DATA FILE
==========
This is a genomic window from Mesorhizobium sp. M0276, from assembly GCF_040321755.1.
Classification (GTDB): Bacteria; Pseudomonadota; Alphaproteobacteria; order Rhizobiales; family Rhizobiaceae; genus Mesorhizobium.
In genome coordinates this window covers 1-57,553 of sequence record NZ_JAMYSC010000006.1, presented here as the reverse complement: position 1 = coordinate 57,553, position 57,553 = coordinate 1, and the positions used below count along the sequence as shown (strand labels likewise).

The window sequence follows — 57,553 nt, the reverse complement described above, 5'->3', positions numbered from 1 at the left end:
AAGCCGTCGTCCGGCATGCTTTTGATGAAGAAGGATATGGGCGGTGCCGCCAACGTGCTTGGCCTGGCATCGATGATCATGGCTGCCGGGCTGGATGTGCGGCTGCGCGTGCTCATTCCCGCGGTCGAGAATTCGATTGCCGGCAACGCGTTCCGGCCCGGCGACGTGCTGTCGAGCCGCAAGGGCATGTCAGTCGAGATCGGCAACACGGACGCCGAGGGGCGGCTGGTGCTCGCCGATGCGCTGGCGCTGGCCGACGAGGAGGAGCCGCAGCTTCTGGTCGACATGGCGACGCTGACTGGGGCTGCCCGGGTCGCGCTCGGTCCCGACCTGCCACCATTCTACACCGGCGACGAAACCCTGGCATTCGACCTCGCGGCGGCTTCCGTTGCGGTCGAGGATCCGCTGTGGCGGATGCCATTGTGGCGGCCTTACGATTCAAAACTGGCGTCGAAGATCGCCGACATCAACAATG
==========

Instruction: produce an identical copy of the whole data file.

This is a genomic window from Mesorhizobium sp. M0276, from assembly GCF_040321755.1.
Classification (GTDB): Bacteria; Pseudomonadota; Alphaproteobacteria; order Rhizobiales; family Rhizobiaceae; genus Mesorhizobium.
In genome coordinates this window covers 1-57,553 of sequence record NZ_JAMYSC010000006.1, presented here as the reverse complement: position 1 = coordinate 57,553, position 57,553 = coordinate 1, and the positions used below count along the sequence as shown (strand labels likewise).

The window sequence follows — 57,553 nt, the reverse complement described above, 5'->3', positions numbered from 1 at the left end:
AAGCCGTCGTCCGGCATGCTTTTGATGAAGAAGGATATGGGCGGTGCCGCCAACGTGCTTGGCCTGGCATCGATGATCATGGCTGCCGGGCTGGATGTGCGGCTGCGCGTGCTCATTCCCGCGGTCGAGAATTCGATTGCCGGCAACGCGTTCCGGCCCGGCGACGTGCTGTCGAGCCGCAAGGGCATGTCAGTCGAGATCGGCAACACGGACGCCGAGGGGCGGCTGGTGCTCGCCGATGCGCTGGCGCTGGCCGACGAGGAGGAGCCGCAGCTTCTGGTCGACATGGCGACGCTGACTGGGGCTGCCCGGGTCGCGCTCGGTCCCGACCTGCCACCATTCTACACCGGCGACGAAACCCTGGCATTCGACCTCGCGGCGGCTTCCGTTGCGGTCGAGGATCCGCTGTGGCGGATGCCATTGTGGCGGCCTTACGATTCAAAACTGGCGTCGAAGATCGCCGACATCAACAATG